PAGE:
Seanad debates

Monday, 22 February 2021

Nithe i dtosach suíonna - Commencement Matters

Covid-19 Pandemic

10:30 am

Rebecca Moynihan (Labour)
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I want to raise the issue of the revision of construction activity due to be announced in the coming days. It was welcome that, since January, essential construction such as social housing has been allowed to continue. If the indications from the Taoiseach are to be believed, however, we are looking at another half a year during which other non-essential construction activity will be restricted. That is fine when it comes to things like people adding extensions to their houses or something that is considered non-essential, but the restrictions on non-essential work are affecting projects of critical importance that fall under the definition.

I want to raise the issue of the Safari Childcare crèche on Clancy Quay, Dublin 8. The renovation works to convert the building to a suitable space have been deemed non-essential. The crèche was due to open in early 2021 but the works were delayed due to Covid-19 restrictions. The date of the reopening was then postponed to May 2021 and it has now been delayed again, with no certainty or timeframe as to when we can expect that crèche to be open.

I have been contacted by an essential worker who is on maternity leave and who will have no childcare in order for her to be able to return to work. She has no family in Ireland and cannot rely on extended family to help. Childcare is essential for women to be able to return to the workplace after maternity leave or to be able to continue in their jobs. We know the majority of care workers, for example, are women. This area has the largest medical campus in the country, at St. James’s, and childcare is even more essential as many people in the locality are essential medical workers. When it opens, the Safari Childcare facility on Clancy Quay will also be providing free early childhood care and education scheme pre-school places. It is essential for many people who live in the area or who work in hospitals like St James's or Crumlin children's hospital to be able to work.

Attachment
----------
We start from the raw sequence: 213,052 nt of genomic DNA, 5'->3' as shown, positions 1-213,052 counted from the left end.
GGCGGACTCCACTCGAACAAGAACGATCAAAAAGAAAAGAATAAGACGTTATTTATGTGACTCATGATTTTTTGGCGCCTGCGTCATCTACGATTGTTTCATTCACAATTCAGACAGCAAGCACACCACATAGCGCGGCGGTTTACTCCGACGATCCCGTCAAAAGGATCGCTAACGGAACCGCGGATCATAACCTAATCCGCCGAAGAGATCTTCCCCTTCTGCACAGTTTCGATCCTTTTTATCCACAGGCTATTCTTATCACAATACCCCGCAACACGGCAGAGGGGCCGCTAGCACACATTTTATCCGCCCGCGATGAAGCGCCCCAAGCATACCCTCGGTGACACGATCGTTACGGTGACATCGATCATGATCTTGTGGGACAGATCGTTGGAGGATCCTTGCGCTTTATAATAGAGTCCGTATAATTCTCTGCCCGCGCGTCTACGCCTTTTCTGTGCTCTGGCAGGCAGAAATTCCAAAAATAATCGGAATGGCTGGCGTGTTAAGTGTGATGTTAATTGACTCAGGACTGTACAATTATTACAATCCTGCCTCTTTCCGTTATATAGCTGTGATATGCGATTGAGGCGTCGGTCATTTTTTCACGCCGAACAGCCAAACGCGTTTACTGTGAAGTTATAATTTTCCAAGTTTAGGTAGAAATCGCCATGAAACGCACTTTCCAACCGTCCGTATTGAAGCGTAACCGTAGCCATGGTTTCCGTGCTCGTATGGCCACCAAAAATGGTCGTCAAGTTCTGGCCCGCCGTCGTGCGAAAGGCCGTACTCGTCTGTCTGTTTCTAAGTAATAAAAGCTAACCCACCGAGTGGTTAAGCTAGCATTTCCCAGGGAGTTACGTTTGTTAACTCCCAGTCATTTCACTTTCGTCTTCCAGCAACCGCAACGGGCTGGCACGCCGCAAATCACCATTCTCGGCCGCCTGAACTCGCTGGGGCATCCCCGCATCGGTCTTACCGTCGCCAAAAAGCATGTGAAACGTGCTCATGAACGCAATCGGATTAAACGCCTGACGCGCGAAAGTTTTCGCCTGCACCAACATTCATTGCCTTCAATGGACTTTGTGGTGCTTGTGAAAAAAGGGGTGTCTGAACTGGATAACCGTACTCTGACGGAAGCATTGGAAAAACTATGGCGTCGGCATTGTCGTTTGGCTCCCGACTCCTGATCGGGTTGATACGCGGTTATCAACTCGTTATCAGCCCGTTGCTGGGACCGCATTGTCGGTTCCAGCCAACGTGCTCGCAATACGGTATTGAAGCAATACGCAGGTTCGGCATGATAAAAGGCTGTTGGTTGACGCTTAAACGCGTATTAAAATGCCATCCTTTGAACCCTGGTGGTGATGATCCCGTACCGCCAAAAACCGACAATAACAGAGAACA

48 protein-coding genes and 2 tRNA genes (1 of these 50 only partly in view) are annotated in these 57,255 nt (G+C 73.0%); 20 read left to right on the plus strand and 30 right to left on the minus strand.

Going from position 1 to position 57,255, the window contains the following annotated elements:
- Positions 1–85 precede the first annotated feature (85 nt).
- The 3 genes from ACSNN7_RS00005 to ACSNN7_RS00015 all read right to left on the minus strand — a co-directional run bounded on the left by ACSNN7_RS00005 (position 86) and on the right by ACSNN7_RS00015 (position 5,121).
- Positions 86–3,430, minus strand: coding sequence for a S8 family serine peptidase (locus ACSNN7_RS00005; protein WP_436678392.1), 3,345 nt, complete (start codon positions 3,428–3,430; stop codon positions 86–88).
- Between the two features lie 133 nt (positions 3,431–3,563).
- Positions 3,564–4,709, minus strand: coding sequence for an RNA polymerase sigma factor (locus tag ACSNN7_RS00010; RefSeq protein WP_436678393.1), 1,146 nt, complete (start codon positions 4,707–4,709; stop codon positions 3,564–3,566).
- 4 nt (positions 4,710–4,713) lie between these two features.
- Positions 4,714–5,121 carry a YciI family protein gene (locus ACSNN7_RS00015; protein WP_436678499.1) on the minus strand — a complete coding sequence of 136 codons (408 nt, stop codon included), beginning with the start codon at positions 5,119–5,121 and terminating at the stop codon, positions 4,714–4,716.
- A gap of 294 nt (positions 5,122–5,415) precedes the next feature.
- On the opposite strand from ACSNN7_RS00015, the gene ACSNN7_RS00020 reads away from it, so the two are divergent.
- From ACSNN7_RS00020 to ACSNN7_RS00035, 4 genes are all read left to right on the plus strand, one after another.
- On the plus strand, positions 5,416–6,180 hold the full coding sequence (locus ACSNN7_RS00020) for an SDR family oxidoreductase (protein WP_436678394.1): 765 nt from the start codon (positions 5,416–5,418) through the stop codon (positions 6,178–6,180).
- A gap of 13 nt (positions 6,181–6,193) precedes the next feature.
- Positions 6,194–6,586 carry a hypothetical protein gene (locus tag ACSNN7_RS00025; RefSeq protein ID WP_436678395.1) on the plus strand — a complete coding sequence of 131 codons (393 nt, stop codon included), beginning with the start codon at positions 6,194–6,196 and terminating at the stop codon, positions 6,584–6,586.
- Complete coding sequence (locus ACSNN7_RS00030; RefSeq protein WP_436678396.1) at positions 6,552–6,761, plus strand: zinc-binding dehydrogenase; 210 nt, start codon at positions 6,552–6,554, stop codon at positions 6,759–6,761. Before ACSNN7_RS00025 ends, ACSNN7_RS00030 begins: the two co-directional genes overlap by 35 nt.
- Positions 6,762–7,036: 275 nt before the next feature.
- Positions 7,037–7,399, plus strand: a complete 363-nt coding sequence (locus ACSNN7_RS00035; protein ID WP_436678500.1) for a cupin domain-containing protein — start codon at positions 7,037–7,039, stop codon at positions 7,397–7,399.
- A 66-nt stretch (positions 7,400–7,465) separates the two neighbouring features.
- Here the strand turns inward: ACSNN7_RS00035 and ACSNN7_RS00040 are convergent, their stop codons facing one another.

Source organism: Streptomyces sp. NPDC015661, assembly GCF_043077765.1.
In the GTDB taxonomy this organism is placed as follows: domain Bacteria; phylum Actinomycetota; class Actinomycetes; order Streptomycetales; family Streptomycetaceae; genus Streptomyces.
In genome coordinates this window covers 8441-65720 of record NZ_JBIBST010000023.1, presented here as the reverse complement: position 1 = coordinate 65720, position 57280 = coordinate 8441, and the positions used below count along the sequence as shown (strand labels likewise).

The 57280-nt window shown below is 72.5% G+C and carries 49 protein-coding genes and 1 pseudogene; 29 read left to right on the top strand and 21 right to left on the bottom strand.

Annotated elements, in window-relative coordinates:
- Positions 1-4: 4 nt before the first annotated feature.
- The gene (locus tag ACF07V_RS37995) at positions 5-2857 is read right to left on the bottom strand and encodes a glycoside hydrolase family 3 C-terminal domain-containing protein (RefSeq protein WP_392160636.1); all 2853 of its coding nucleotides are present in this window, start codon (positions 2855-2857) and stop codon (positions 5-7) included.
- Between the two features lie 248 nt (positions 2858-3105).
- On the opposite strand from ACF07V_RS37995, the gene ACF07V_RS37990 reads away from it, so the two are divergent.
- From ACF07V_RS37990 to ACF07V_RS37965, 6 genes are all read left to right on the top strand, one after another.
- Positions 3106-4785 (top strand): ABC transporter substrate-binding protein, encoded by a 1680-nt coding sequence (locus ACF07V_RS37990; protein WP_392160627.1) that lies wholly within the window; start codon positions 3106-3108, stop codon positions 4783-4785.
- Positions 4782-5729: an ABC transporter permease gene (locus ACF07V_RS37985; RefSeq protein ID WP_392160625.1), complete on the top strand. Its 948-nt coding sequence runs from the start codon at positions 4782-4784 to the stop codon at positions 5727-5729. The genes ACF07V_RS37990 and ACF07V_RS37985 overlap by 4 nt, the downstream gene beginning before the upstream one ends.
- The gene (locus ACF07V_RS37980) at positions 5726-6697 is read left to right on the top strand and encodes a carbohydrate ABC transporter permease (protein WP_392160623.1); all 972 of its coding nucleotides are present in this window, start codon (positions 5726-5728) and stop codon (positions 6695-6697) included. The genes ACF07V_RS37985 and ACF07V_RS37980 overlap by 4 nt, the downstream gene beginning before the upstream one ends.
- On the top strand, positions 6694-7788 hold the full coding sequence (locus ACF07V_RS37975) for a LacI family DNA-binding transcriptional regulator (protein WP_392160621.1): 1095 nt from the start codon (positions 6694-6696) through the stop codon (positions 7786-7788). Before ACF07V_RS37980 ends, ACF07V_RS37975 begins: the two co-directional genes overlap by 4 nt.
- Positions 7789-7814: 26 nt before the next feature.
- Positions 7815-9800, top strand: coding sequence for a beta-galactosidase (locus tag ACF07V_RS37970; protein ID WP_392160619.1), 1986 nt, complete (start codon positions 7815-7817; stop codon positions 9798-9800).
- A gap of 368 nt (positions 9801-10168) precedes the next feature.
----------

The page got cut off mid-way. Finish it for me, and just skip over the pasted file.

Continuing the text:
I ask that, in considering the construction restrictions, the Government expands its definition of essential projects so it covers those that are socially essential, including things like schools and childcare. I ask the Minister of State to bring those concerns back to Government in order that we can ensure that half a year will not be wiped out and that work on really essential, including socially essential, facilities will be completed.

Photo of Peter BurkePeter Burke (Longford-Westmeath, Fine Gael)
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On 6 January 2020, the Government announced that additional public health restrictions would apply under level 5 of the plan for living with Covid-19. The decisions relating to the enhanced restrictions followed advice from the national public health emergency team that the situation with the virus had deteriorated to the point where there was an absolute need to reduce the level of mobility and congregation to reduce all opportunities for transmission. People have been urged to stay at home except for absolutely essential reasons.

The construction sector has responded effectively to the challenges presented by Covid-19 during 2020. Effective protocols were put in place and few outbreaks occurred among construction workers. However, the trajectory of the disease was such that the Government took the decision that most construction should cease with effect from 6 p.m. on Friday, 8 January.